Written by Carolyn Baugh
Although Shoreline reflects my own terror that toxic national discourse could morph into widespread violence against minorities, immigrants, and refugees, Erie is in fact a safe haven. Refugees comprise ten percent of its population of one hundred thousand. The cost of living is low, the crime rate is low, and it is possible to rebuild lives along this shore.
As a professor at Gannon University, I run an oral history program designed to allow my students to conduct interviews with Erie’s diverse refugee population. It’s a world history class, but I actually pummel my students with refugee issues from day one. Early North and South American settlers were often religious refugees such as the Huguenots, expelled from France for their Protestantism. The Trail of Tears was walked by native refugees forced beyond the borders of the Cherokee homeland. Fugitive slaves were race refugees. The State of Israel became populated by Jewish refugees fleeing European pogroms and later the Holocaust. Somewhere in all our histories, the class none too subtly conveys, some ancestor had to cross a border and begin again because of how he looked or what he thought or how he worshiped. As my students record oral histories of local refugees, I have heard many such begin-again stories from Bosnians, Iraqis, Bhutanese, and now Syrians.
This spring my students trooped over to Erie’s Office of Refugee Resettlement and sat down with members of the recently-resettled Syrian population. My students often come to class enshrouded in a disheveled ennui, but on this occasion they were tidy, alert, and nervous. In teams of two or three, they began asking questions and trying their best to actually listen to the responses—always the hardest part of the oral history interview.
We heard stories of arrests and murder, loss and suffering. We heard about food and childhood friends and fishing and street soccer. The pleasure and pain of the oral history interview is that unlike a story on a page, you are forced to fully engage with the human in front of you. It is not a book that can be put aside for another, more comfortable moment.
From my often-shrill internet bubble, Syrian refugees and their hardships represent the worst aspects of the current administration’s worst policies. So when my students asked what is hard about the adjustment to life in Erie, I was surprised to hear a common theme. No complaints. Yes, the language barrier is hard—it is by far the hardest thing. But overall, here, in Erie, in the United States, we are finally able to feel what it is to be human. We are treated with dignity…People we do not even know smile at us in the street.
Syria’s war has been injury added to insult. I had forgotten, from my years living in Egypt, how relentlessly classist the Middle East can be. How the permanent underclass can be abused just for breathing in and out. How the upper- and even middle-classes can assess them immediately, based on pronunciation, on garb, and on demeanor, and discard with a harsh tone. How a government bureaucrat can make someone run all day long to chase the simplest necessity—a form, a permit—and ultimately demand a bribe to make it happen. Indeed it was this very issue of abuse of the underclass that caused a desperate young Tunisian vegetable seller to self-immolate, launching the Arab Spring revolutions.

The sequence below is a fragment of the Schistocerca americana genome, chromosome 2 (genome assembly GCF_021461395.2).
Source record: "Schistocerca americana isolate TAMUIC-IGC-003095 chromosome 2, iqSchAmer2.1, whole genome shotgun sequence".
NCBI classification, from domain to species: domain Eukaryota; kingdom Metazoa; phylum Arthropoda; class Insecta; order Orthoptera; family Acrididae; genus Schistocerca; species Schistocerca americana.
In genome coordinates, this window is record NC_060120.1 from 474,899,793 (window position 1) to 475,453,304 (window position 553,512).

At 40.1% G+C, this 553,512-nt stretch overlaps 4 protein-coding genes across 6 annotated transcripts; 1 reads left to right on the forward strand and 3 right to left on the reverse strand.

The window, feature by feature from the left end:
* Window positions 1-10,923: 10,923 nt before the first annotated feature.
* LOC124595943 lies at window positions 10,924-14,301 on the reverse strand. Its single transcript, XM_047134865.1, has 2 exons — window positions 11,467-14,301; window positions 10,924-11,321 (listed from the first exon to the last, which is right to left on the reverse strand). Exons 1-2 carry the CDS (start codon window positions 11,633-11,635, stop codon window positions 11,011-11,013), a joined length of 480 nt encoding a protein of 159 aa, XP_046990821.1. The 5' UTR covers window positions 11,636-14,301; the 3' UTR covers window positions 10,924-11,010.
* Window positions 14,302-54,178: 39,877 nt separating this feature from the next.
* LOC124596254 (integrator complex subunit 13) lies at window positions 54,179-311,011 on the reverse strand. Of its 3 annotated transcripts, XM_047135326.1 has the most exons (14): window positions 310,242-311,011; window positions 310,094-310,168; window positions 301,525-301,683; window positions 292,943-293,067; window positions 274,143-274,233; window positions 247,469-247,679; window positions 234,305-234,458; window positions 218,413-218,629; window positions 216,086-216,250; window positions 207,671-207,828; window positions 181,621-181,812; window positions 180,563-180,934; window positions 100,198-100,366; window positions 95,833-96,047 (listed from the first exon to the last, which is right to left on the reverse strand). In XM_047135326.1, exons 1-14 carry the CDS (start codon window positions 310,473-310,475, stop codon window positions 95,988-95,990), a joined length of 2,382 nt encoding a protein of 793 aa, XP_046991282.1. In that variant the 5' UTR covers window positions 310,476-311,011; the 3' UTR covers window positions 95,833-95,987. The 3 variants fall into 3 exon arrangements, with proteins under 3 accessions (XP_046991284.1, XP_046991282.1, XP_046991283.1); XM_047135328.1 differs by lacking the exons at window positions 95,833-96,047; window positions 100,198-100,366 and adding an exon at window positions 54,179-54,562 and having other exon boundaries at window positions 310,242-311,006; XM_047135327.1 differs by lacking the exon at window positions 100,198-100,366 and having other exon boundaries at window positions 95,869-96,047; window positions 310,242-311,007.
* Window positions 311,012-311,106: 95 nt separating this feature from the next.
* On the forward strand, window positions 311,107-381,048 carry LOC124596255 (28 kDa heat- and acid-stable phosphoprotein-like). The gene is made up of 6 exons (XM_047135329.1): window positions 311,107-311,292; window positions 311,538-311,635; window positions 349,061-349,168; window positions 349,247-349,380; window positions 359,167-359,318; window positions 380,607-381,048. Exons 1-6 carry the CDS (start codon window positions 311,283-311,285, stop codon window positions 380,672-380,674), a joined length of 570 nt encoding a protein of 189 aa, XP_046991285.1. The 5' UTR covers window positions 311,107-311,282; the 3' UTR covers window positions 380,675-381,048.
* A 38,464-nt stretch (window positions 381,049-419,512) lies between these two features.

Thus I was riveted and relieved as I heard Mahmoud say, I have dignity here, I am treated like a human being…and he spoke of his experience in the department of motor vehicles. He said what it meant to him that he took a number, and they called his number, and he was dealt with just like any citizen. He walked in, waited his turn, and walked out with precisely what he went there to obtain: a driver’s license.
I have to admit that a surge of pride in my local license branch was not an emotion I’d anticipated ever having.
Eight months is the longest any of the refugees who shared their stories with us had been in the country. After fleeing to Jordan or Egypt and then waiting interminably to be vetted and researched and investigated and tested, they were sent to Erie without having any notion of where Erie might be. Ali explained that both Assad regimes had trained their people to think Americans were the enemy, and so when he found out he was being sent to the U.S. he was fearful. …But now I want to tell the world how kind Americans are… and that our leaders have been lying to us.
Ali and the others spoke to us quietly. Some wept. I watched many of my students weep too. Several had never met anyone from a foreign country before. Witnessing these mutual gifts of listening and story-sharing, I found myself wishing we could all sit down and listen to each other’s stories before dismissing, discarding, and dehumanizing. Until we can, though, it is encouraging to know that on the streets of my city, many are undistracted by rhetoric because they are too busy reacting instinctually—with a smile as they pass and with simple good manners.
Lots of stuff gets blown up in my book. I throw around a lot of gun jargon. There are chase scenes and villains and tunnels and a tooth-rattling amount of sirens. Captive of my pen, this town has some seriously rough days. Its daily reality, however, is deeply different. In a world seething with brutality and upheaval, neighborly grace makes Erie an easier place to be a human being.
Find Carolyn Baugh online on her website.
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